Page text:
“One of the most important elements of a community is hope,” concluded Mr. Walczak. “If people don’t have hope, they don’t do anything to improve their lives or their communities. One of the most important things that we can do is work on issues that make a difference in people’s lives.”
Ms. Walsh continued with her presentation expanding upon the same theme: “To improve healthcare outcomes across this country, we need to create a more equitable society. Many hospital executives talk about great cures to diseases, or better outcomes in cancer care, —which are all very important—but at BMC, much like at Codman Square Health Center, we are attacking the disease that is poverty. It’s very hard to care about your hypertension if you’re living in your car, or sleeping under a bridge, or worried about paying your rent.
“And we know we can’t do this ourselves. Part of what my job is developing partnerships within the community to get the results we all want. Doctors can help fix your ear infection, or diaper rash, or congestive heart failure, but most hospitals don’t ask patients about food, heat, school, finances, housing, money. We need to develop and maintain partnerships within our community and really listen to the people we’re trying to serve. Lots of times, big complicated organizations—especially hospitals, loaded with experts—don’t listen to patients as carefully as we need to.”
BMC has developed many community partnerships, including with a group called Community Farms, which has delivered more than 5,000 pounds of food for the hospital’s food pantry and for patient and employee meals. Street Cred is a program running four nights a week during tax season in BMC’s pediatric clinics, helping patients’ families complete their taxes. BMC is also directly investing in housing development in struggling City neighborhoods.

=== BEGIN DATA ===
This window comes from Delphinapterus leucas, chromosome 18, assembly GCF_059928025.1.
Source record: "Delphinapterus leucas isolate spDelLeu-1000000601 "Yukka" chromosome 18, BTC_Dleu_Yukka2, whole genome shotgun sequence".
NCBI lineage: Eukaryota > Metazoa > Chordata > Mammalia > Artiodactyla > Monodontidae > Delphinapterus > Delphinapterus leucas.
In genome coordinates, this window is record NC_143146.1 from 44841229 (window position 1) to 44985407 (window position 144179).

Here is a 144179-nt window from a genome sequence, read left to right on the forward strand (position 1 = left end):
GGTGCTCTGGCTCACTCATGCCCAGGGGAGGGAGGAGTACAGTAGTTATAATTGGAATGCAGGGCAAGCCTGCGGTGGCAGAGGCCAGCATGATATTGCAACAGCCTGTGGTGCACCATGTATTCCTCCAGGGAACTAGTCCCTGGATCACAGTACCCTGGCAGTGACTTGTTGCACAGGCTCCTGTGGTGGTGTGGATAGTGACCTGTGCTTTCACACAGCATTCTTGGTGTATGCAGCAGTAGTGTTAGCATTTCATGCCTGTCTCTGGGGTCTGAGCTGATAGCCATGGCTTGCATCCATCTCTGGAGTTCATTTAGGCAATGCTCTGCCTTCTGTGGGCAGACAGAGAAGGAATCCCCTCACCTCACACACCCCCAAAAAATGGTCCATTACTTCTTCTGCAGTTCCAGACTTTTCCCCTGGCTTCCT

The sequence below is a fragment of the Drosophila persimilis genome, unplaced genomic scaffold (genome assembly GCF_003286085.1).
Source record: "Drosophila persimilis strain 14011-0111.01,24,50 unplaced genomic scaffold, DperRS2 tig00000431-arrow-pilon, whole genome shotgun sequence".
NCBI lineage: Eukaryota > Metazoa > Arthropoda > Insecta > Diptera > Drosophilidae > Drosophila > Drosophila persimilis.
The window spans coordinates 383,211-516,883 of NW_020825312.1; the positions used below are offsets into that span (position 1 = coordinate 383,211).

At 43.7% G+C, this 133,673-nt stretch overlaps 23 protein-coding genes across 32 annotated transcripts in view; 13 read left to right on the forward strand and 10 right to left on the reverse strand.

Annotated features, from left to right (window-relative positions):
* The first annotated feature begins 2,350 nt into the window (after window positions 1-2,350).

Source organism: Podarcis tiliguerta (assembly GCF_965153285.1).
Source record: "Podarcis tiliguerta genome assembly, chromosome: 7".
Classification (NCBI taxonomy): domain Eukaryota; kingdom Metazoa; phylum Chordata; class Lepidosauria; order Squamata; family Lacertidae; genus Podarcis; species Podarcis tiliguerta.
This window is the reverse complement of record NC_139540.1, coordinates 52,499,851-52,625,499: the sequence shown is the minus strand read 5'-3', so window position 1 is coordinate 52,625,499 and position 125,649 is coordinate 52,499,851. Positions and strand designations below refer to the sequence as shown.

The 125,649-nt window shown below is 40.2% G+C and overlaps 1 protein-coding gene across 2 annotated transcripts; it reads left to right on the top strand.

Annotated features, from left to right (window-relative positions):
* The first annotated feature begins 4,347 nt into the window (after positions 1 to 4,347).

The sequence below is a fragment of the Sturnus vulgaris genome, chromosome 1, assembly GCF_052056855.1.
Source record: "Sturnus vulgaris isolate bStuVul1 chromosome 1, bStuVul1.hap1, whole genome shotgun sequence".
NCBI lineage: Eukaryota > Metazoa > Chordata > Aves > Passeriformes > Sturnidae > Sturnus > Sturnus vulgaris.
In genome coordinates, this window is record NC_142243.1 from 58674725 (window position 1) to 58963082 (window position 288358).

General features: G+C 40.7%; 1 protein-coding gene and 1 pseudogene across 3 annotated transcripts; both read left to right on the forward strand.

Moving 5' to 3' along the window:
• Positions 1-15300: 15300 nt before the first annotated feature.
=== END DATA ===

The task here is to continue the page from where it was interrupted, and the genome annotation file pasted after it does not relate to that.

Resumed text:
“Rather than looking away from the problem, our organizations are trying to tackle it, head on,” concluded Ms. Walsh. “I encourage you, as you think about your future, to be part of an organization that says, ‘Yeah, I’m going to try to tackle that.’ Because the hardest problems are the ones that actually need to be solved.”
Ms. Walsh’s and Mr. Walczak’s presentation was the third in a series focused on homelessness and poverty, instituted as part of Roxbury Latin’s 375th anniversary celebration. Honoring a mission characterized by concern for others—a mission fundamental to Roxbury Latin since its founding—students and faculty commit their time, talent, and treasure each year to organizations or efforts that aim to ease the burdens of others. The first two speakers in this series—Matt Desmond, author of Evicted, and Tina Baptista, with whom students built beds to donate to children in need—offered moving insight into the experiences of the hundreds of thousands of people in our country without a reliable and safe place to lay their heads at night. Mr. Desmond—and also Mr. Bo Menkiti, Class of 1995 and founder and CEO of the Menkiti Group, as the year’s Wyner Lecturer—reminded students that access to healthcare is a critical element in any thriving community.